The Thoughts and Opinions of a Disciples of Christ pastor and church historian.
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God and Politics on Election Day
Election Day is a time when Americans can celebrate hard earned freedoms through the act of voting. The right to vote allows us to express our political will – a right that’s still not widespread in the world.
By day’s end we may have filled numerous federal, state, and local offices and decided a lengthy list of initiatives. Sadly, most Americans won’t vote, some out of principle, but most do so out of apathy or disillusionment. While this sentiment is understandable, given the nastiness of many campaigns, it’s disheartening and it ultimately undermines our democracy.
As has been the case in recent elections, religion plays a significant role in the political debate. Although many Americans believe that religion and politics don’t mix, many others can’t seem to distinguish them, and so the debate goes on. While history suggests that theocracies don’t work very well, and though an Iran-style theocracy isn’t in America’s future, religion can and does affect elections. Religion’s effect can be good and not so good.
I consider it both a civic duty and a sacred obligation to vote. Therefore, when I approach the polls, I do so as a person of faith. But, while my faith influences my voting practice, I try to keep in mind the pluralistic nature of the larger community. Others go to the polls with different faith commitments. I must, then, humbly admit that I’m not in a position to know beyond a reasonable doubt what’s best for the nation. I must give room for the checks and balances of my fellow citizens’ votes.
My Christian faith is a significant factor in my decision making, but I must admit that my scriptures don’t always speak clearly to every political issue of the day. The Hebrew Scriptures often speak of a theocratic ideal and tell the story of a largely ineffective monarchy. The teachings of Jesus and Paul are important, but they often don’t speak directly to modern life, and neither of them voted in an election. Romans 13 is the most specific statement on politics, but it was written in the context of a totalitarian regime. When you read this passage it appears that Paul’s advice is to keep your head down and obey the law. But what happens when, as in a democracy, you are the ultimate source of the laws we are to obey? Can you simply keep your head down, or do you have a responsibility to be engaged in the system, as messy as it may be?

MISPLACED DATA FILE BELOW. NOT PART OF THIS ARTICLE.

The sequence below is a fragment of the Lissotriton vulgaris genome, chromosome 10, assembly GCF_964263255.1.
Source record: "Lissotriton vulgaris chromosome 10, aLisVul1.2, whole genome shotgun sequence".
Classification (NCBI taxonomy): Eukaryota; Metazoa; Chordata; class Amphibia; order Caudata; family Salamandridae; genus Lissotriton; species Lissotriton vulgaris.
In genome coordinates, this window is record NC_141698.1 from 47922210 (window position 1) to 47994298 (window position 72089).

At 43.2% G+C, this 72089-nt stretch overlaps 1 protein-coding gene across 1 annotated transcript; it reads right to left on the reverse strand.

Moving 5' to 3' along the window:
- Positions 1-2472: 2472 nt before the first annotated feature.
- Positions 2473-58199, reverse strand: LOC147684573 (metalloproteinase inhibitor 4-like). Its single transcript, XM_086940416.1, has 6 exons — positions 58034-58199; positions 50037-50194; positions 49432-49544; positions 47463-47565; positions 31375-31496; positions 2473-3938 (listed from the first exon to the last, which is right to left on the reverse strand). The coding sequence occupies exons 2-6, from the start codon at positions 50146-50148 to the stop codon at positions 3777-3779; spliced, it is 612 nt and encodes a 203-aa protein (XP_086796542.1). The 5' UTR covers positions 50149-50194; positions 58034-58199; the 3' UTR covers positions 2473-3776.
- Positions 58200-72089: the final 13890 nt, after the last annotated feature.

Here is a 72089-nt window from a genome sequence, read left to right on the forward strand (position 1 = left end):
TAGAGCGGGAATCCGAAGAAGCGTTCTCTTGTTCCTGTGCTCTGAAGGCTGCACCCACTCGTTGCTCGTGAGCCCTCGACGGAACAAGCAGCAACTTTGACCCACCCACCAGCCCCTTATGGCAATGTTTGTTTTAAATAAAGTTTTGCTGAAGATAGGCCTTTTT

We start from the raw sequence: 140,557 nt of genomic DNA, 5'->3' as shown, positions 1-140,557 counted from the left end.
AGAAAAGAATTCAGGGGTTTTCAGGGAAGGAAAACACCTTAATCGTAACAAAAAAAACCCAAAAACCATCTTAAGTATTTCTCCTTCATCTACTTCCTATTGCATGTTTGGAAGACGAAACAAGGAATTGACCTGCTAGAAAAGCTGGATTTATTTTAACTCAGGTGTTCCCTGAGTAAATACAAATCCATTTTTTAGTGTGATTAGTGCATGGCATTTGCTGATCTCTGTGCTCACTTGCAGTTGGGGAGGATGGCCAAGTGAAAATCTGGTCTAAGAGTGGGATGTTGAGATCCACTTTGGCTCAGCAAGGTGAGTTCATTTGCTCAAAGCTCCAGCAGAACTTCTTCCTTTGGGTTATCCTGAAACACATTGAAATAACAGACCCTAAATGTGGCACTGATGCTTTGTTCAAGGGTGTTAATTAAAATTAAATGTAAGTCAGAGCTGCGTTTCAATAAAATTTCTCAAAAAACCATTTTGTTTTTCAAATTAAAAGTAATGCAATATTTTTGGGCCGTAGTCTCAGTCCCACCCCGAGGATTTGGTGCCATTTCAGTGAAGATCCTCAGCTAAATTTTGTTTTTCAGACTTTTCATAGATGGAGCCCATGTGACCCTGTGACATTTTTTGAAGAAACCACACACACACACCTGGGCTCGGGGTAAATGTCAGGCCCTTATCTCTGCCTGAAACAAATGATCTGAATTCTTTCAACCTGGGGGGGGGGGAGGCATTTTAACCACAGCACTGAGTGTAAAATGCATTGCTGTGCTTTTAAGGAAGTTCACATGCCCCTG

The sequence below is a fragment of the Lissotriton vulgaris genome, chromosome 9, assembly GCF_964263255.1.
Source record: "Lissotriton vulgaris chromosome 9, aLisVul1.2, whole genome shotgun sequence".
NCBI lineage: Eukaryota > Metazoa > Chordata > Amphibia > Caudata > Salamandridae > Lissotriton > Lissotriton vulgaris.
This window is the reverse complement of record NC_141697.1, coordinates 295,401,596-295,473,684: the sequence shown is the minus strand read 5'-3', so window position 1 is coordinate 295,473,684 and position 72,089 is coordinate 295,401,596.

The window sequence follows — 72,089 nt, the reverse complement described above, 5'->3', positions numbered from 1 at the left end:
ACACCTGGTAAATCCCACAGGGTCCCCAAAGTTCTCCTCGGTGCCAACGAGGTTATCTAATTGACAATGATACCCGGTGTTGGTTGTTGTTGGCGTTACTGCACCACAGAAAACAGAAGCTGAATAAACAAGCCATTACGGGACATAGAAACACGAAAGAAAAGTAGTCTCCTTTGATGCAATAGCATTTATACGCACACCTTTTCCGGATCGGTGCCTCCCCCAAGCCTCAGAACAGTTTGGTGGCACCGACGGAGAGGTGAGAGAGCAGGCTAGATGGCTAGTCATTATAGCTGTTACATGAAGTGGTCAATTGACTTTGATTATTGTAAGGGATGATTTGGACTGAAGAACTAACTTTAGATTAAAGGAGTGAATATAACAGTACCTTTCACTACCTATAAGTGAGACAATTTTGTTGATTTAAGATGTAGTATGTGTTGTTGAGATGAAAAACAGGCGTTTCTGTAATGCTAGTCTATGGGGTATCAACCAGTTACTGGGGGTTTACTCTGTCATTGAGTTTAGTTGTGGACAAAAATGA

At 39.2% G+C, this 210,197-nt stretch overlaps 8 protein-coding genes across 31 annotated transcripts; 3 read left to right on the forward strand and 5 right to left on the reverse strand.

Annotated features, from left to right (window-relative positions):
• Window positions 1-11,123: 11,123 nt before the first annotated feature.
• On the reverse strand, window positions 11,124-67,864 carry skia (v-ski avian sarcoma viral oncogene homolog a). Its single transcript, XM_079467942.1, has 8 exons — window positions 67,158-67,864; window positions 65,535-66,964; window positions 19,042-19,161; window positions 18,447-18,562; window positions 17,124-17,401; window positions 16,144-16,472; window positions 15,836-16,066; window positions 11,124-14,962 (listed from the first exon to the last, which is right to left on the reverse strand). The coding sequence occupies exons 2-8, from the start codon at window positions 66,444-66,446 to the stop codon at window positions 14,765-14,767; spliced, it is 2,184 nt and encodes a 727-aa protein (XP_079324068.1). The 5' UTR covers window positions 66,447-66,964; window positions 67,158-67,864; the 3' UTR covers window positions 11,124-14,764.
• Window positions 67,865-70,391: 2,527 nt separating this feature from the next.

The major religions of the world differ as to the relationship between religion and politics. For some, religion should support the government, while others believe that it should be an outside critic. Muhammad was both a religious teacher and ruler, as was Moses. Jesus, however, was an itinerant preacher who often said politically provocative things. Buddha withdrew from the ruling elite, but the Dalai Lama is both ruler and teacher.
Besides all of these differences, most religions transcend national boundaries, a fact that raises questions of loyalty. Do my loyalties belong with my country or my co-religionists? If my loyalties transcend national borders, then the same is likely true of Muslims, Buddhists, Jews, Hindus, and others, unless of course I worship a national deity – which I don’t.
Our coins say, “In God We Trust,” but in whose God do we trust? I’m proud to be an American, but as a Christian, my first loyalty is to God. But then the same is true for others who go to the polls with God having first call on their lives. Recognizing that others will join me in voting while listening for the divine voice, I must listen carefully and critically. And if I understand God’s calling, then my attention should be given to the welfare of the whole – both my fellow American citizens and my fellow citizens of the world.